How Do You Connect Voltmeters And Ammeters?

I came across this video by Khan Academy the other day. It’s one of the best explanations of voltmeters and ammeters that I’ve ever seen. The creator explains in simple, easy to understand terms how and why voltmeters and ammeters are connected the way they are.

Some key points from the video:

  • Current is measured with an ammeter, voltage is measured with a voltmeter.
  • Voltmeters are always connected in parallel, because you want to measure the voltage between two points.
  • Ammeters are always connected in series, this is because you want measure the current going THROUGH the circuit. If you connect the ammeter in parallel you are very likely to damage it.
  • Ammeters are made with a very low resistance so that they do not disturb the amount of current that is flowing through the circuit.
  • Voltmeters are made with a very high resistance, so that a high current does not flow through them when testing between two points.
  • A circle with the letter V inside it is the symbol for voltmeters in a circuit.
  • Resistors are identified by the letter R followed by a number.

I hope you take away some useful information from this video, once you get the concepts everything seems to fall into place a lot easier. If you have any queries, feel free to shoot me a message.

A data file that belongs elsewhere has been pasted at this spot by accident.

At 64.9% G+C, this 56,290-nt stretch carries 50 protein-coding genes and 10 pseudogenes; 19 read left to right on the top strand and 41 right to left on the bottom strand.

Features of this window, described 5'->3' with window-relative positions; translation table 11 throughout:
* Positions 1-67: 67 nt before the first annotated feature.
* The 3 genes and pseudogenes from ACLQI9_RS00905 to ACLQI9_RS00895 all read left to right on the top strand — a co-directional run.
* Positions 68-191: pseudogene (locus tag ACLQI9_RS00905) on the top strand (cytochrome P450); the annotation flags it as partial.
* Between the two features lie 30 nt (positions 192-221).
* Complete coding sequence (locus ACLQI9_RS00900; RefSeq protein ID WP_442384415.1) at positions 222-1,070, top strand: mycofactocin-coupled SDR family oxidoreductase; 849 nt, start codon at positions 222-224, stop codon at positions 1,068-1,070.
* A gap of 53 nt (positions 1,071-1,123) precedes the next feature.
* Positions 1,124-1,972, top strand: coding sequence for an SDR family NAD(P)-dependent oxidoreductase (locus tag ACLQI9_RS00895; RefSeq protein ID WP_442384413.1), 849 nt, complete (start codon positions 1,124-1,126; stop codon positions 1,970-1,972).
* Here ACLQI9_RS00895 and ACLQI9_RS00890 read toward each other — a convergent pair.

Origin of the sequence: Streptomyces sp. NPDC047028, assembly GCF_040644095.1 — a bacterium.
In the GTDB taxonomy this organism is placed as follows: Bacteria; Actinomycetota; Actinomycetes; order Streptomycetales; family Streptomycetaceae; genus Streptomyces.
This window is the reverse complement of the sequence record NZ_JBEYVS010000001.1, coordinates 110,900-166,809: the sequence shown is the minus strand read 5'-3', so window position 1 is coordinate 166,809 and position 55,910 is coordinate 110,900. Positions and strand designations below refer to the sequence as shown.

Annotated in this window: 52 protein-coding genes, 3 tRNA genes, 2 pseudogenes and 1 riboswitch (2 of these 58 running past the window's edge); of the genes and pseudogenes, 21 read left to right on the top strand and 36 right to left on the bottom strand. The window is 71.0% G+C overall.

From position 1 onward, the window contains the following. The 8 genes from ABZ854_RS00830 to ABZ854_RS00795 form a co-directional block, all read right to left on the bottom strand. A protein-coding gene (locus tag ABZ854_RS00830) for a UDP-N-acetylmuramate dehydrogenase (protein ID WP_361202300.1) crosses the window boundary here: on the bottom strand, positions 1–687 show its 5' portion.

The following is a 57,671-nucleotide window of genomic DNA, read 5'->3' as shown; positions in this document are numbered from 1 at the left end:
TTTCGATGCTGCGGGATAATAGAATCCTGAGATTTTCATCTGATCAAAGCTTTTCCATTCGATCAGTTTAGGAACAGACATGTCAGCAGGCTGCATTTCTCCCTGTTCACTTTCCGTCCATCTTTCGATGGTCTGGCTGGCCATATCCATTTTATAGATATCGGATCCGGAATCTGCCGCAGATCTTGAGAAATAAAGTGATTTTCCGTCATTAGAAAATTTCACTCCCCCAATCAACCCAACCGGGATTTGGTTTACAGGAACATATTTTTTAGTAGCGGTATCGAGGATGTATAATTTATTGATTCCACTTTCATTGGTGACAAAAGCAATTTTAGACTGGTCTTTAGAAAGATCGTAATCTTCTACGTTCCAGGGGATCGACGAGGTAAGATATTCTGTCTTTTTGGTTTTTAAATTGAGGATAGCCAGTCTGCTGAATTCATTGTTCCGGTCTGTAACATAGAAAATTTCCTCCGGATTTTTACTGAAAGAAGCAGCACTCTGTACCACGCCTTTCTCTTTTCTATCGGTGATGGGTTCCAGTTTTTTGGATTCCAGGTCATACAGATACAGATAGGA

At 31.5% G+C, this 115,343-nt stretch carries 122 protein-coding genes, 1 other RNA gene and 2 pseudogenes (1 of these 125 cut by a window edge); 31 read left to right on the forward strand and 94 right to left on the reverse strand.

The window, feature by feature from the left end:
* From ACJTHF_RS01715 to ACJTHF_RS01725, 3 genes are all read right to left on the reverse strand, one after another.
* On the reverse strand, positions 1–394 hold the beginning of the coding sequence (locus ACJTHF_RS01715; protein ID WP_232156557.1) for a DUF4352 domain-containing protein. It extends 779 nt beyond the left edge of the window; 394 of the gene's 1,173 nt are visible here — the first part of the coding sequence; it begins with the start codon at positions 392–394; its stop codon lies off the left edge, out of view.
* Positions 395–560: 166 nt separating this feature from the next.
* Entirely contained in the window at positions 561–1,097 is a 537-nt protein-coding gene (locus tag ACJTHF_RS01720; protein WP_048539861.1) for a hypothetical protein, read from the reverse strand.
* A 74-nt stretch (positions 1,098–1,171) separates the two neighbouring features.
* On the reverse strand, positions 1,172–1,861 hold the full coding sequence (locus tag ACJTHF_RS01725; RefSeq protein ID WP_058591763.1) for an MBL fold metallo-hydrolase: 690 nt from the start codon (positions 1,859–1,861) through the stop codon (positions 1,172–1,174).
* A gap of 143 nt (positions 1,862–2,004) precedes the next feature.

A Day In The Life Of A Maintenance Electrician

Circuit Breakers, Motor Overloads and Lighting

I thought I’d put up a post about things that I see in my day to day life as a maintenance electrician, I hope you enjoy it.

Elements Out

Today was a pretty crazy day at work. It started out with me being called to investigate some heater elements in an oven at the end of a conveyor line. There were 4 elements out in a row, so this told me it was not just something wrong with the individual elements, it was more likely a circuit breaker had tripped or a fuse had blown. After checking the control cabinet, my suspicions were confirmed – a circuit breaker was tripped. But this wasn’t the end, I had to find the cause of the breaker tripping. I grabbed my multimeter, found the terminal of the elements and set my meter to ‘continuity’. I tested the neutral wire to ground and just as I suspected, my meter beeped – indicating that there was a short circuit from neutral to ground. That was the easy part – the hard part now was finding where on the cable it was touching to ground. After about 30 minutes of carefully searching along the elements cable, I found the spot where the cable insulation had worn away and had touched the metal frame of the oven. A bit of new insulation done the trick, the circuit breaker was reset and the oven started up with all elements working!